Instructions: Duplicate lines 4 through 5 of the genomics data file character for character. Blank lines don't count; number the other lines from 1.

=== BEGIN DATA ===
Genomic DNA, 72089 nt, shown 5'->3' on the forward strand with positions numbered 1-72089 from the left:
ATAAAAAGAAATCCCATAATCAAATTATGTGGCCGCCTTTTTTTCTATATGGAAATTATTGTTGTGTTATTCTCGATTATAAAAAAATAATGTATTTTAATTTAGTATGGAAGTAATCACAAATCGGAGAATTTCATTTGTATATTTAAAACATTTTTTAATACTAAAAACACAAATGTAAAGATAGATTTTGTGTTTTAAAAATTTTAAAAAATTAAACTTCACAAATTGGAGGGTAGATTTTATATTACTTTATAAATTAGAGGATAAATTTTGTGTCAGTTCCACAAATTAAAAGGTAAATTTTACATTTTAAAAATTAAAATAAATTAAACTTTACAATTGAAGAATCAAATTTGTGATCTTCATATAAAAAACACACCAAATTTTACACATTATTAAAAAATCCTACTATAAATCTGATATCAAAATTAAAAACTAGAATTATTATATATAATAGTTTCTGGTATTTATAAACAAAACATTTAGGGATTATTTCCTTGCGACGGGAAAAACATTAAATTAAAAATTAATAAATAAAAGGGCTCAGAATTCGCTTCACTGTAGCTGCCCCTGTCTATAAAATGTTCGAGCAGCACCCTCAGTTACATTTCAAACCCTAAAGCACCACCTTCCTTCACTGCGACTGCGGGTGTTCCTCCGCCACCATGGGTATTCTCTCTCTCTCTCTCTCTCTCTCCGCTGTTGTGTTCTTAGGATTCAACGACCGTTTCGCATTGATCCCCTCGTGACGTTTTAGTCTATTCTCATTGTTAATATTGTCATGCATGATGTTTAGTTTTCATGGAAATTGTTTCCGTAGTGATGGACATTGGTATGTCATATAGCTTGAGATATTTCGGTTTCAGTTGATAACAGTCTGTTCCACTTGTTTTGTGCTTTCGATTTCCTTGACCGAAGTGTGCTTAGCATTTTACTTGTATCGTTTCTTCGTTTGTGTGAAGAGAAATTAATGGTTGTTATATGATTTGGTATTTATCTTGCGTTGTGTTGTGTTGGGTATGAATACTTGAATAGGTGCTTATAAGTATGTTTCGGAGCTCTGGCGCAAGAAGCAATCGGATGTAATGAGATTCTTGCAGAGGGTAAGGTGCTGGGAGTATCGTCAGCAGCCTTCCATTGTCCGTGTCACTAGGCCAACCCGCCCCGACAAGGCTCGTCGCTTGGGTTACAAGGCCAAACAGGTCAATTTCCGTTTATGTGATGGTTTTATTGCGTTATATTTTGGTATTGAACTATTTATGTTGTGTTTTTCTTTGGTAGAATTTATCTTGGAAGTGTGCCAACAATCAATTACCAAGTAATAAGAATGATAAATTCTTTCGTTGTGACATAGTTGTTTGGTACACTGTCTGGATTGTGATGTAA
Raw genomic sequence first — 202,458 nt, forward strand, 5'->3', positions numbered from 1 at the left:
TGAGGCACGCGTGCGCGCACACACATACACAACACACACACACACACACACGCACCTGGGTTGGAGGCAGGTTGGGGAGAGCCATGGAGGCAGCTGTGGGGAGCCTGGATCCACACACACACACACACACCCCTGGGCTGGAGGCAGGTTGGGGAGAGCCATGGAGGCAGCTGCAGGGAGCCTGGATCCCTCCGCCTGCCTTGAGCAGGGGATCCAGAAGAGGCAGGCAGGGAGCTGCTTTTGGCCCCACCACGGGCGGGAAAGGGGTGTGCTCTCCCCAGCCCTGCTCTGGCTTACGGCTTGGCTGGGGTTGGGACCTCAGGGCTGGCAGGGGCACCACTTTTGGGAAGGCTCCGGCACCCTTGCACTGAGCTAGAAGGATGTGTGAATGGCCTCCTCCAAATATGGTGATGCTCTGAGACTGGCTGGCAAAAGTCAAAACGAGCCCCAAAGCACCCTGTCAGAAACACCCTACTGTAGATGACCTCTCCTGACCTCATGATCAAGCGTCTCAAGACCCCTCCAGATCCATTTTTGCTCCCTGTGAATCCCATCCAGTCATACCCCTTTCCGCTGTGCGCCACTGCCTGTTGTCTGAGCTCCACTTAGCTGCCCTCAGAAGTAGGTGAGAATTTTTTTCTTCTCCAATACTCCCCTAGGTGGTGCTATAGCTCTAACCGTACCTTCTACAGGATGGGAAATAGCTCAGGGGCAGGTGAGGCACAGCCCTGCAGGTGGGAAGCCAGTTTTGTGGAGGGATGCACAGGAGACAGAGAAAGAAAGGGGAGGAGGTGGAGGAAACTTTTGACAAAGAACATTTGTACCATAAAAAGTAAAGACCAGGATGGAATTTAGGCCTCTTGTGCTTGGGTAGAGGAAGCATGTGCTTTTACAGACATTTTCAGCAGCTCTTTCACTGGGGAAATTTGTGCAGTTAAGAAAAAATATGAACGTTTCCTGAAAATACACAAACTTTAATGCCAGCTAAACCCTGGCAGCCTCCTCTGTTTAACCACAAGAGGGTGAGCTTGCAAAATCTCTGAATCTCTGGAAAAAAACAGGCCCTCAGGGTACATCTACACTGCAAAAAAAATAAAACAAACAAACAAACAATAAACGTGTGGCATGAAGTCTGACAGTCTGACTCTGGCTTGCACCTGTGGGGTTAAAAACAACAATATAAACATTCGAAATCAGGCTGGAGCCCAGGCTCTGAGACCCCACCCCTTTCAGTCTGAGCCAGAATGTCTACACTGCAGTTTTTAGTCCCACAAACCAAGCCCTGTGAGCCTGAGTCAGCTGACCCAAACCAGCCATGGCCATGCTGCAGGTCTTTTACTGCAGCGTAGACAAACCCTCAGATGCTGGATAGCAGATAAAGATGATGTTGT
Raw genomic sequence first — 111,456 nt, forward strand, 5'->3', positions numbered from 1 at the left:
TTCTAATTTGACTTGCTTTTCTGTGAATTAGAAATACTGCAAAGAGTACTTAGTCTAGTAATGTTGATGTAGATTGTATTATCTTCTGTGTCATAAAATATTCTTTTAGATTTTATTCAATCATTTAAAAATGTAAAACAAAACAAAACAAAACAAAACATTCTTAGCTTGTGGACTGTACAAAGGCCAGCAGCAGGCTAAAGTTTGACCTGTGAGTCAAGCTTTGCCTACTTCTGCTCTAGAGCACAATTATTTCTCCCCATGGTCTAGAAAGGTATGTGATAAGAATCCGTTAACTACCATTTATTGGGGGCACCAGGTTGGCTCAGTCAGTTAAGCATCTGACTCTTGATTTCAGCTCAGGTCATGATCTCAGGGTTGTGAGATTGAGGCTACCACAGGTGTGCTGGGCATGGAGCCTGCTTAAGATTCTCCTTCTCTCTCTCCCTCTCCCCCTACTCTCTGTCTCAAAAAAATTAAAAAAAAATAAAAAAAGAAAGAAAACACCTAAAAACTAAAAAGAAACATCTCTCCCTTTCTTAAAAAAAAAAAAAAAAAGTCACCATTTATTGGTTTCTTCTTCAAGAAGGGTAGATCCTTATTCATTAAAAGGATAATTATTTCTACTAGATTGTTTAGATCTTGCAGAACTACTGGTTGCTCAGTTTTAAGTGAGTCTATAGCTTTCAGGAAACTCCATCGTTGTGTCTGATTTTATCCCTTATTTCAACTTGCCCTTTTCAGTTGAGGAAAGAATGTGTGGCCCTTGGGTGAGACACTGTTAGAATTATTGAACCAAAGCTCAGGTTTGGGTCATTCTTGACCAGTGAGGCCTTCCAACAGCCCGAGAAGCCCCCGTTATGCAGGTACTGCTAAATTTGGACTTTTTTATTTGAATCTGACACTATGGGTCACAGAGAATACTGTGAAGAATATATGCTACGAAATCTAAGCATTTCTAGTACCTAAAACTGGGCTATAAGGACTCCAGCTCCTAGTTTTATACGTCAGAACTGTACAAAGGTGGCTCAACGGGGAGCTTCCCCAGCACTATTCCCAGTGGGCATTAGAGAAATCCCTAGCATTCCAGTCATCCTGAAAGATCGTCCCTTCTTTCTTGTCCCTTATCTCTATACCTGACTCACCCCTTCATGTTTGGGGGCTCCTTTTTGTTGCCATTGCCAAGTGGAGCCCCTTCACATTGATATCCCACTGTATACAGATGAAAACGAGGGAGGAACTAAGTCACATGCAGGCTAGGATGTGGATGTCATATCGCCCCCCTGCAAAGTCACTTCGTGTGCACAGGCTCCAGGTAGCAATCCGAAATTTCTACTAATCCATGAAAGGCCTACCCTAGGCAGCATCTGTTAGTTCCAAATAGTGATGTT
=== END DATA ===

TGAGGCACGCGTGCGCGCACACACATACACAACACACACACACACACACACGCACCTGGGTTGGAGGCAGGTTGGGGAGAGCCATGGAGGCAGCTGTGGGGAGCCTGGATCCACACACACACACACACACCCCTGGGCTGGAGGCAGGTTGGGGAGAGCCATGGAGGCAGCTGCAGGGAGCCTGGATCCCTCCGCCTGCCTTGAGCAGGGGATCCAGAAGAGGCAGGCAGGGAGCTGCTTTTGGCCCCACCACGGGCGGGAAAGGGGTGTGCTCTCCCCAGCCCTGCTCTGGCTTACGGCTTGGCTGGGGTTGGGACCTCAGGGCTGGCAGGGGCACCACTTTTGGGAAGGCTCCGGCACCCTTGCACTGAGCTAGAAGGATGTGTGAATGGCCTCCTCCAAATATGGTGATGCTCTGAGACTGGCTGGCAAAAGTCAAAACGAGCCCCAAAGCACCCTGTCAGAAACACCCTACTGTAGATGACCTCTCCTGACCTCATGATCAAGCGTCTCAAGACCCCTCCAGATCCATTTTTGCTCCCTGTGAATCCCATCCAGTCATACCCCTTTCCGCTGTGCGCCACTGCCTGTTGTCTGAGCTCCACTTAGCTGCCCTCAGAAGTAGGTGAGAATTTTTTTCTTCTCCAATACTCCCCTAGGTGGTGCTATAGCTCTAACCGTACCTTCTACAGGATGGGAAATAGCTCAGGGGCAGGTGAGGCACAGCCCTGCAGGTGGGAAGCCAGTTTTGTGGAGGGATGCACAGGAGACAGAGAAAGAAAGGGGAGGAGGTGGAGGAAACTTTTGACAAAGAACATTTGTACCATAAAAAGTAAAGACCAGGATGGAATTTAGGCCTCTTGTGCTTGGGTAGAGGAAGCATGTGCTTTTACAGACATTTTCAGCAGCTCTTTCACTGGGGAAATTTGTGCAGTTAAGAAAAAATATGAACGTTTCCTGAAAATACACAAACTTTAATGCCAGCTAAACCCTGGCAGCCTCCTCTGTTTAACCACAAGAGGGTGAGCTTGCAAAATCTCTGAATCTCTGGAAAAAAACAGGCCCTCAGGGTACATCTACACTGCAAAAAAAATAAAACAAACAAACAAACAATAAACGTGTGGCATGAAGTCTGACAGTCTGACTCTGGCTTGCACCTGTGGGGTTAAAAACAACAATATAAACATTCGAAATCAGGCTGGAGCCCAGGCTCTGAGACCCCACCCCTTTCAGTCTGAGCCAGAATGTCTACACTGCAGTTTTTAGTCCCACAAACCAAGCCCTGTGAGCCTGAGTCAGCTGACCCAAACCAGCCATGGCCATGCTGCAGGTCTTTTACTGCAGCGTAGACAAACCCTCAGATGCTGGATAGCAGATAAAGATGATGTTGT
Raw genomic sequence first — 111,456 nt, forward strand, 5'->3', positions numbered from 1 at the left: